Nibbana tangent part 1 (Agnosticism)

by David Turell @, Saturday, May 18, 2024, 16:42 (26 days ago) @ dhw

MATT: Nice, we're moving right along! =-) I would heartily agree that so far my experience of Buddhism has been precisely therapeutic.

dhw:This implies that you have been aware of something in yourself that was out of balance, and so I can only applaud whatever it is that has restored you to what you consider the right balance.

dhw: Of course love should not entail possession or control. Whenever the ego or self leads to imbalance or to negative attitudes, there will be suffering. That doesn’t mean the ego/self must disappear! It must make the adjustments that will achieve a balance between itself and the other person’s ego/self.

MATT: Au contraire! The extent to which any of us is capable of having a wholesome and uplifting love for someone is precisely the same sliding scale that removes "us" from the equation. The more you care for someone or some thing, the less "you" is in that, and the more the object is within it.

dhw: Within what, and why something? We seem to be talking about different kinds of love here. If I love my motor car, is it the same as loving my wife, or as loving God? My comment was specifically about the relations between two people, and frankly if the wife totally removed her “self” and existed entirely for the husband, she might just as well be a robot. And ditto the other way round.(Did you ever see the film “Stepford Wives”?)

MATT: You admit there's a balance, a sliding scale if you will. I picture at one end, Agape, and at the other end, desiring the object's destruction. (There's an interesting conversation to be had in that perhaps indifference is worse than a spiteful hate, but maybe later.)

dhw: But we’re not talking about the obvious opposites. We’re talking about the Buddhist ideal, in which “all concept of self disappears”, and how this is to be applied in our daily lives. And I am arguing (rather fiercely!) that the total disappearance of self will destroy everything that makes the individual’s life worth living, and what is essential is that we achieve a balance between what is good for our self and also what is good for other selves.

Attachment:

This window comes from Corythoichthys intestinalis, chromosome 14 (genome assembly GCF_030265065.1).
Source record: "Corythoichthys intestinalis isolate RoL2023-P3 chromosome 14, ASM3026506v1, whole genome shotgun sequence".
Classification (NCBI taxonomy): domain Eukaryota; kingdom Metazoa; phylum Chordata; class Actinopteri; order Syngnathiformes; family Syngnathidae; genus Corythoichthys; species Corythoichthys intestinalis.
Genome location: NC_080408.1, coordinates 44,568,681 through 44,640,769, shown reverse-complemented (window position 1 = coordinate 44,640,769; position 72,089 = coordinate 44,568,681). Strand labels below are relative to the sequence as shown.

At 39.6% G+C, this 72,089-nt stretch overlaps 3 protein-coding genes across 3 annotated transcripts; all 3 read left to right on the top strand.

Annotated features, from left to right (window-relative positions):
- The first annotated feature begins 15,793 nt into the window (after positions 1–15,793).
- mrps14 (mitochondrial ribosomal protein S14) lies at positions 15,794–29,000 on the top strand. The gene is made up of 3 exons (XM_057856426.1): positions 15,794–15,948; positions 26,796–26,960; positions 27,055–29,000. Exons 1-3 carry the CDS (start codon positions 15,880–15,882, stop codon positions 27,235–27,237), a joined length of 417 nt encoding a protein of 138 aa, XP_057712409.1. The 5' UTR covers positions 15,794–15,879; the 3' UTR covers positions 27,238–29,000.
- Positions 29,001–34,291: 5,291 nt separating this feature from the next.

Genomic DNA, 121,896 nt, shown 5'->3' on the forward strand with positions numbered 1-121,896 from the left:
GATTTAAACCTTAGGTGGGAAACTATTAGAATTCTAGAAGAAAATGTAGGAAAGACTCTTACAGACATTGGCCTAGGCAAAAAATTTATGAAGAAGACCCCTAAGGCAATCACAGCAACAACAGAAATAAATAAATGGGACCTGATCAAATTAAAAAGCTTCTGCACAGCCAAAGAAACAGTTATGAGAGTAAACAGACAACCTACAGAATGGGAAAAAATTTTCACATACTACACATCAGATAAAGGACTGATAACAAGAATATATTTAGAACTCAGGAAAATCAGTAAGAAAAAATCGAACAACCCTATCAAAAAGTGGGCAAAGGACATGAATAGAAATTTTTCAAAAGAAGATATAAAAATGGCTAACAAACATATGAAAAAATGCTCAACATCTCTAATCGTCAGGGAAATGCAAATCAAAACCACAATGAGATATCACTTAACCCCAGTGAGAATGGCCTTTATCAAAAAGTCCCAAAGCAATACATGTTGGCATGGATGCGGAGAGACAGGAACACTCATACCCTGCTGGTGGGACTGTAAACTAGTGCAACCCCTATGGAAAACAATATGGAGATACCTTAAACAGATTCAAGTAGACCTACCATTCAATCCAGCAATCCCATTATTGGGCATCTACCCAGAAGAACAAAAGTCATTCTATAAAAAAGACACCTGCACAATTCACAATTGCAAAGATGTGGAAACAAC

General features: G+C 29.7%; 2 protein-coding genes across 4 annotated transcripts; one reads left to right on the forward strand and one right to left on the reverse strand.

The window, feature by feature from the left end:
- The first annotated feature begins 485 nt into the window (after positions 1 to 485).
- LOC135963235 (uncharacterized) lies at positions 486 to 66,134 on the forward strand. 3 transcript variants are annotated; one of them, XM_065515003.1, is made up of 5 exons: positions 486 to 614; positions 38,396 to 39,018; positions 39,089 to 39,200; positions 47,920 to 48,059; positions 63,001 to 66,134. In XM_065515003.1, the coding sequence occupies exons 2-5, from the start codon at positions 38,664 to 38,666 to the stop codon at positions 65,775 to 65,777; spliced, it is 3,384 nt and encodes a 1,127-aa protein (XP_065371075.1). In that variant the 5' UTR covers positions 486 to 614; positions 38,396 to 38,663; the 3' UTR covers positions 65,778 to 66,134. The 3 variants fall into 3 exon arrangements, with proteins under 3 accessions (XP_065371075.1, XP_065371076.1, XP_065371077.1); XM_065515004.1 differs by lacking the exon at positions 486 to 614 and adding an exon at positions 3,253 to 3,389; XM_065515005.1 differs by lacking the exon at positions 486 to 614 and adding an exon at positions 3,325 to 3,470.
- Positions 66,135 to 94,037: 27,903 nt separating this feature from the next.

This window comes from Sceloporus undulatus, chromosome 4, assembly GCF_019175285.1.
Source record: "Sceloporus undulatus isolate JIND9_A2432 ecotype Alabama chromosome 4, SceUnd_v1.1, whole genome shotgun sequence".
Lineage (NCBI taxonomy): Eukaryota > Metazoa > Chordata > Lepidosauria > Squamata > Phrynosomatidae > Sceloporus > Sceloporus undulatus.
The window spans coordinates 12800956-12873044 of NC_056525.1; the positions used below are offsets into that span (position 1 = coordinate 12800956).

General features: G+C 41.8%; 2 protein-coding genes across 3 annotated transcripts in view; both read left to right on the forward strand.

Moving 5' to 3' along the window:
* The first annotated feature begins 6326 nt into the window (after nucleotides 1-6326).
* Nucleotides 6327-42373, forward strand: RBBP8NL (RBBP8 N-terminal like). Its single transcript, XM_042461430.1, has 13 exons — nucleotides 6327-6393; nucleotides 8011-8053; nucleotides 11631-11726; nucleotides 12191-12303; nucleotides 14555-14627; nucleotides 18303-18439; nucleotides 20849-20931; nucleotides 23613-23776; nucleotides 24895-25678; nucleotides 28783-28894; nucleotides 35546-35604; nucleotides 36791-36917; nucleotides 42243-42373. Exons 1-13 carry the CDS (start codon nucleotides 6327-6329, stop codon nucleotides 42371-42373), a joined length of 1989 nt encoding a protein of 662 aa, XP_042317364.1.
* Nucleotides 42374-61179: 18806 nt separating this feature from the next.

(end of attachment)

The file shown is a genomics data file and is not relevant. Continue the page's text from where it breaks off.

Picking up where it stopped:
dhw: I agree that everything is fleeting, and my own philosophy is make the most of what is fleetingly available to you, enjoy it as much as you can, and help others to enjoy it too. What bugs me is still the notion that Nirvana – the Buddhist ideal – is actually death. […]

MATT: While all the various sects of Buddhism have different ideas about what Nibbana actually means, in none of them does it imply death. […]Nibbana isn't death, it just stops the cycle of rebirth that suffering causes. You will not take another physical form. You're simply freely liberated until the current universe cycle ends.

dhw: I find the concept of rebirth “that suffering causes” extremely confusing. Are we reborn because of the suffering we’ve caused, or because of the suffering we’ve endured? Why is rebirth automatically regarded as something negative that needs to be stopped? It’s as if Buddhists believe that being alive is some kind of punishment! Secondly, if you have no physical form, no joy, no suffering, no individuality, what DO you have? Some definitions describe Nibbana as a place of perfect peace. What can be more peaceful than the grave? You say “freely liberated”. If you have no body and no self, what are you free to do, and how and where can you do it?

MATT: So I tried to answer part of that puzzle by pointing out that in Buddhism, there's a level of the universe that lacks physical components--totally mind-made. There's no body like what you have on earth. We get into areas where I've not explored deeply because alot of it appears hogwash to someone who's predilection leans heavily materialist.

dhw: Nothing to do with materialism. Lack of physical components is no different from the western concept of an afterlife, in which the individual lives on as a soul or spirit. The huge difference lies in the fact that in the western concept, the individual keeps his or her individual identity, whereas what you are proposing is an immaterial being without an individual identity (the self has disappeared). If the something that lives on is not “you”, then “you” might as well be dead.

MATT: [..] my read is that whatever we are after shedding, when we dissolve into the universe we're joining something far greater than ourselves. We join the great cosmic "we." ;-)

dhw: Religious people would say we join God. Both concepts are equally nebulous. WHAT (or WHO) joins, and WHAT (or WHO) are/is the cosmic “we”? And if “I” have lost my individuality, what’s the point?

I'm following without comment.


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